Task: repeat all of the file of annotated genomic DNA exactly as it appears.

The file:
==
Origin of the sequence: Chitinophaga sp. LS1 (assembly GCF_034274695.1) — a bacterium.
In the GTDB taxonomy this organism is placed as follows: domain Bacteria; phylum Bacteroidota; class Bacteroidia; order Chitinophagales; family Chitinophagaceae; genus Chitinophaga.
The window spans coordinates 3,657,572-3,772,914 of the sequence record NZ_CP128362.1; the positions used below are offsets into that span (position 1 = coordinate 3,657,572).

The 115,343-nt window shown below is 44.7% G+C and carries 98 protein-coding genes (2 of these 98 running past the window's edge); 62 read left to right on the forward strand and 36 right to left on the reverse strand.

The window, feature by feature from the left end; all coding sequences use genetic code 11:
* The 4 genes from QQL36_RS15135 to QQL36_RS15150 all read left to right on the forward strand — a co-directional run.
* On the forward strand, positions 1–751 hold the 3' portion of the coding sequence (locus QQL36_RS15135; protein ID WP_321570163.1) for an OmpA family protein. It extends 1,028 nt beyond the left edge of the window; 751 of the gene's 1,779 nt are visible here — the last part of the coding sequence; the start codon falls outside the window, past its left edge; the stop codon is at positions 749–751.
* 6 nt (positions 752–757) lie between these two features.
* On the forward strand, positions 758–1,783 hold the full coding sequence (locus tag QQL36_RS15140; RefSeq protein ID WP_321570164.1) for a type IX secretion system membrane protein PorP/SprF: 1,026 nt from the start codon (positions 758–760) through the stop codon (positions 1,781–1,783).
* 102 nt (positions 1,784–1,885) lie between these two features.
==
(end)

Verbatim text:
Origin of the sequence: Chitinophaga sp. LS1 (assembly GCF_034274695.1) — a bacterium.
In the GTDB taxonomy this organism is placed as follows: domain Bacteria; phylum Bacteroidota; class Bacteroidia; order Chitinophagales; family Chitinophagaceae; genus Chitinophaga.
The window spans coordinates 3,657,572-3,772,914 of the sequence record NZ_CP128362.1; the positions used below are offsets into that span (position 1 = coordinate 3,657,572).

The 115,343-nt window shown below is 44.7% G+C and carries 98 protein-coding genes (2 of these 98 running past the window's edge); 62 read left to right on the forward strand and 36 right to left on the reverse strand.

The window, feature by feature from the left end; all coding sequences use genetic code 11:
* The 4 genes from QQL36_RS15135 to QQL36_RS15150 all read left to right on the forward strand — a co-directional run.
* On the forward strand, positions 1–751 hold the 3' portion of the coding sequence (locus QQL36_RS15135; protein ID WP_321570163.1) for an OmpA family protein. It extends 1,028 nt beyond the left edge of the window; 751 of the gene's 1,779 nt are visible here — the last part of the coding sequence; the start codon falls outside the window, past its left edge; the stop codon is at positions 749–751.
* 6 nt (positions 752–757) lie between these two features.
* On the forward strand, positions 758–1,783 hold the full coding sequence (locus tag QQL36_RS15140; RefSeq protein ID WP_321570164.1) for a type IX secretion system membrane protein PorP/SprF: 1,026 nt from the start codon (positions 758–760) through the stop codon (positions 1,781–1,783).
* 102 nt (positions 1,784–1,885) lie between these two features.